The U.S. Friday gave Indonesia $1 billion in loan guarantees, free of any conditions concerning human rights ab-uses surrounding the protests against President Suharto's rule. Almost simultaneously, the Pentagon, citing the unrest, canceled a joint training exercise with the Indonesian military.
The two actions underlined how the Clinton administration has been sending seemingly conflicting signals to Suharto's government all week. While the State Department has warned Indonesia several times about the dangers of further repression and the kidnapping of dissidents, it has declined to link those warnings to the aid being sent to ease the country's economic cri-sis.Both the new loan program and the Pentagon decision were discussed at the White House Friday morning, in a meeting to review the rising opposition to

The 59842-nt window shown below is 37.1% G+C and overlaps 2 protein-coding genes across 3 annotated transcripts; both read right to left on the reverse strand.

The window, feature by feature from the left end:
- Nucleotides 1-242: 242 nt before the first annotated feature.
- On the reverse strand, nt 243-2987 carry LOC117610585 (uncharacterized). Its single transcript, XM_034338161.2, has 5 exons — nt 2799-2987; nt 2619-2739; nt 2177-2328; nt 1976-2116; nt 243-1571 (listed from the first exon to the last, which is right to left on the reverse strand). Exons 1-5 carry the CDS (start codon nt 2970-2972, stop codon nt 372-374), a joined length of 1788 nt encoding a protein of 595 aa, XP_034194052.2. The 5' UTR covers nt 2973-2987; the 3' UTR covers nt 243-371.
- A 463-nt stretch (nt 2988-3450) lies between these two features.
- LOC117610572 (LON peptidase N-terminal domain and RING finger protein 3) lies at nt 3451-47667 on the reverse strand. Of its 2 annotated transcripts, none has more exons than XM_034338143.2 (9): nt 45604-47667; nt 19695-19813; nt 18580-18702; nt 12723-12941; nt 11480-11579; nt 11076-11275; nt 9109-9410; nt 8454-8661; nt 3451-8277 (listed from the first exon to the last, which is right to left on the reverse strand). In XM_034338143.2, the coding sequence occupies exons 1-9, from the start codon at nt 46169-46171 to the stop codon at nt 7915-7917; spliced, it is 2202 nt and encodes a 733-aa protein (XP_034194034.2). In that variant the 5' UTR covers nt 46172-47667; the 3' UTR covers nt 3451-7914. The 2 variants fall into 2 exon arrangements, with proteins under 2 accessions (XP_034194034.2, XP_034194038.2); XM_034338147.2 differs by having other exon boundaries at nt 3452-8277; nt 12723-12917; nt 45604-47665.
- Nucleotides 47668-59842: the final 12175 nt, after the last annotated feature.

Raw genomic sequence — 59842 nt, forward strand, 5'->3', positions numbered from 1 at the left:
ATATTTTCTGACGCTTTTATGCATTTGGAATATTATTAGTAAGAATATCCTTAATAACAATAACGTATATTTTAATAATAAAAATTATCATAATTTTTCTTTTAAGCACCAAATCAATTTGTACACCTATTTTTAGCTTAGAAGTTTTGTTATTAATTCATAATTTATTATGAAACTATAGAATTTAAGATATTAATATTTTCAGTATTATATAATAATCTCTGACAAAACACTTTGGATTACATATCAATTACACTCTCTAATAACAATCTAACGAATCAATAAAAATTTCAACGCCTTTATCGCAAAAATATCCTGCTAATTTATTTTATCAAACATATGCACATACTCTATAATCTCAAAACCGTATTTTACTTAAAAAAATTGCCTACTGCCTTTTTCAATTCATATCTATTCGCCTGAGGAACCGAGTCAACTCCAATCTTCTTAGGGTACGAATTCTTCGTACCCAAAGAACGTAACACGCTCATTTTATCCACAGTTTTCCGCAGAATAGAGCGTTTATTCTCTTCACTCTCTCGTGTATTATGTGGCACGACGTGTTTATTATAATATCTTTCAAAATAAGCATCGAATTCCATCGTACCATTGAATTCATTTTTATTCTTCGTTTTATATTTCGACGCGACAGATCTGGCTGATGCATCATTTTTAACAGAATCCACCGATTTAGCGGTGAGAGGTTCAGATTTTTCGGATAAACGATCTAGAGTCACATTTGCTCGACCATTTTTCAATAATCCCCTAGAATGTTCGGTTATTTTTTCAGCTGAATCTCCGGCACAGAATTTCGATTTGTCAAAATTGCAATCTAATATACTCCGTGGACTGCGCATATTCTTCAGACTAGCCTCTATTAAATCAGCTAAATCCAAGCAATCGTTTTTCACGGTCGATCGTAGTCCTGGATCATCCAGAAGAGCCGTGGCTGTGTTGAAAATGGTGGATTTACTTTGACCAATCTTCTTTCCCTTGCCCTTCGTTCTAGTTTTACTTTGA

Suharto and the price increases in fuel and other necessities mandated by the International Monetary Fund.
Friday the students burned an effigy of Suharto in the streets of Jakarta. But in Medan, where military troops were sent in to back up police in putting down protests that turned violent earlier this week, demonstrations were peaceful.
The billion-dollar loan package put together by the Export-Import Bank of the United States, an independent government agency charged with promoting U.S. exports, was signed here Friday with Indonesia's finance minister, Fuad Bawazier. The president of the Ex-Im Bank, James Harmon, said that by helping Indonesia obtain the raw materials it needs to get its factories running again, "we hope to contribute to stability to calm the social situation."
Major investors have been unwilling to put money back into Indonesia until it is clear that a peaceful transfer of power will take place after the 76-year old Suharto, who took over after a coup in 1965, dies or leaves office.